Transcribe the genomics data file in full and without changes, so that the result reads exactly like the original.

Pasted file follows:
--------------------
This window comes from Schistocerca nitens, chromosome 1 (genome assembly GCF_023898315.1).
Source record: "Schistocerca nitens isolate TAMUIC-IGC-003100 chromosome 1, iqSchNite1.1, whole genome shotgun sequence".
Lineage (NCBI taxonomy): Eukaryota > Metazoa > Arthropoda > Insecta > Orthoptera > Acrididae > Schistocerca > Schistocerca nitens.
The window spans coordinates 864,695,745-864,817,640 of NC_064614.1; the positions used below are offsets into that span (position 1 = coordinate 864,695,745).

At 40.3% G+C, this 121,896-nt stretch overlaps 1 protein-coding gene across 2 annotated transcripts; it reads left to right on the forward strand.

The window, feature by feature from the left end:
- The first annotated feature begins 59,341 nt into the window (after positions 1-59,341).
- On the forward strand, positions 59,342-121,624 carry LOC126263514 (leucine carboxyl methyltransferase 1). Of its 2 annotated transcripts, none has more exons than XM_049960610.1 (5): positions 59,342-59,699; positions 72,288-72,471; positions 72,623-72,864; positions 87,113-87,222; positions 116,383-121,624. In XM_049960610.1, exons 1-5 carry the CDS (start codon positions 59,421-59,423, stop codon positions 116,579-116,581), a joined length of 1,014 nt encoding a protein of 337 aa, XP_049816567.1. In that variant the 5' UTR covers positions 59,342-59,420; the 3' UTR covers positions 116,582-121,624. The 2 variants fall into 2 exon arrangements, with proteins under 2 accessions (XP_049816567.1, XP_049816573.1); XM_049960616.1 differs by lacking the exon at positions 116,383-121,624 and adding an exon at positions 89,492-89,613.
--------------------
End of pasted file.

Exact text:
This window comes from Schistocerca nitens, chromosome 1 (genome assembly GCF_023898315.1).
Source record: "Schistocerca nitens isolate TAMUIC-IGC-003100 chromosome 1, iqSchNite1.1, whole genome shotgun sequence".
Lineage (NCBI taxonomy): Eukaryota > Metazoa > Arthropoda > Insecta > Orthoptera > Acrididae > Schistocerca > Schistocerca nitens.
The window spans coordinates 864,695,745-864,817,640 of NC_064614.1; the positions used below are offsets into that span (position 1 = coordinate 864,695,745).

At 40.3% G+C, this 121,896-nt stretch overlaps 1 protein-coding gene across 2 annotated transcripts; it reads left to right on the forward strand.

The window, feature by feature from the left end:
- The first annotated feature begins 59,341 nt into the window (after positions 1-59,341).
- On the forward strand, positions 59,342-121,624 carry LOC126263514 (leucine carboxyl methyltransferase 1). Of its 2 annotated transcripts, none has more exons than XM_049960610.1 (5): positions 59,342-59,699; positions 72,288-72,471; positions 72,623-72,864; positions 87,113-87,222; positions 116,383-121,624. In XM_049960610.1, exons 1-5 carry the CDS (start codon positions 59,421-59,423, stop codon positions 116,579-116,581), a joined length of 1,014 nt encoding a protein of 337 aa, XP_049816567.1. In that variant the 5' UTR covers positions 59,342-59,420; the 3' UTR covers positions 116,582-121,624. The 2 variants fall into 2 exon arrangements, with proteins under 2 accessions (XP_049816567.1, XP_049816573.1); XM_049960616.1 differs by lacking the exon at positions 116,383-121,624 and adding an exon at positions 89,492-89,613.